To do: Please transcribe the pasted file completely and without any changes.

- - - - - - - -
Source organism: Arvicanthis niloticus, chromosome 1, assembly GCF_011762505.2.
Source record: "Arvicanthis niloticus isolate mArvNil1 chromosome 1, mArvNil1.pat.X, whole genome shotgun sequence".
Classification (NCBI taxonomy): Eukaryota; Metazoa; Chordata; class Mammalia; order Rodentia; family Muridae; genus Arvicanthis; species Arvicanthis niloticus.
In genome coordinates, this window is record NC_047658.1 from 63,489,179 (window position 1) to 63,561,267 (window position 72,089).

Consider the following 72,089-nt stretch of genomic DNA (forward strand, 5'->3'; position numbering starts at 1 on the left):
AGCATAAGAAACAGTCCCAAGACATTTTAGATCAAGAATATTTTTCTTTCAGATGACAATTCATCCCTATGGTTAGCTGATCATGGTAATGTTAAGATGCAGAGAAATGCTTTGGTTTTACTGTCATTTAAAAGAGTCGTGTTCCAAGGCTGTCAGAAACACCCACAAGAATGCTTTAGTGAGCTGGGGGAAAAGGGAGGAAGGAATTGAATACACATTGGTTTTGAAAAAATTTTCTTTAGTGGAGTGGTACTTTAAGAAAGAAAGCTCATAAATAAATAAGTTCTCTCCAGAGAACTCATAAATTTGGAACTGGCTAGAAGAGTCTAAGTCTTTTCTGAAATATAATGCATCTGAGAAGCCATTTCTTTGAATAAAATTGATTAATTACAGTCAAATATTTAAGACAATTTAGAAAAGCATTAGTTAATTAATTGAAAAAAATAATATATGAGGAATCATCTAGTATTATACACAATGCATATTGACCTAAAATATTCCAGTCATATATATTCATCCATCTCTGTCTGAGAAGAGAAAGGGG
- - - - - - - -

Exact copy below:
Source organism: Arvicanthis niloticus, chromosome 1, assembly GCF_011762505.2.
Source record: "Arvicanthis niloticus isolate mArvNil1 chromosome 1, mArvNil1.pat.X, whole genome shotgun sequence".
Classification (NCBI taxonomy): Eukaryota; Metazoa; Chordata; class Mammalia; order Rodentia; family Muridae; genus Arvicanthis; species Arvicanthis niloticus.
In genome coordinates, this window is record NC_047658.1 from 63,489,179 (window position 1) to 63,561,267 (window position 72,089).

Consider the following 72,089-nt stretch of genomic DNA (forward strand, 5'->3'; position numbering starts at 1 on the left):
AGCATAAGAAACAGTCCCAAGACATTTTAGATCAAGAATATTTTTCTTTCAGATGACAATTCATCCCTATGGTTAGCTGATCATGGTAATGTTAAGATGCAGAGAAATGCTTTGGTTTTACTGTCATTTAAAAGAGTCGTGTTCCAAGGCTGTCAGAAACACCCACAAGAATGCTTTAGTGAGCTGGGGGAAAAGGGAGGAAGGAATTGAATACACATTGGTTTTGAAAAAATTTTCTTTAGTGGAGTGGTACTTTAAGAAAGAAAGCTCATAAATAAATAAGTTCTCTCCAGAGAACTCATAAATTTGGAACTGGCTAGAAGAGTCTAAGTCTTTTCTGAAATATAATGCATCTGAGAAGCCATTTCTTTGAATAAAATTGATTAATTACAGTCAAATATTTAAGACAATTTAGAAAAGCATTAGTTAATTAATTGAAAAAAATAATATATGAGGAATCATCTAGTATTATACACAATGCATATTGACCTAAAATATTCCAGTCATATATATTCATCCATCTCTGTCTGAGAAGAGAAAGGGG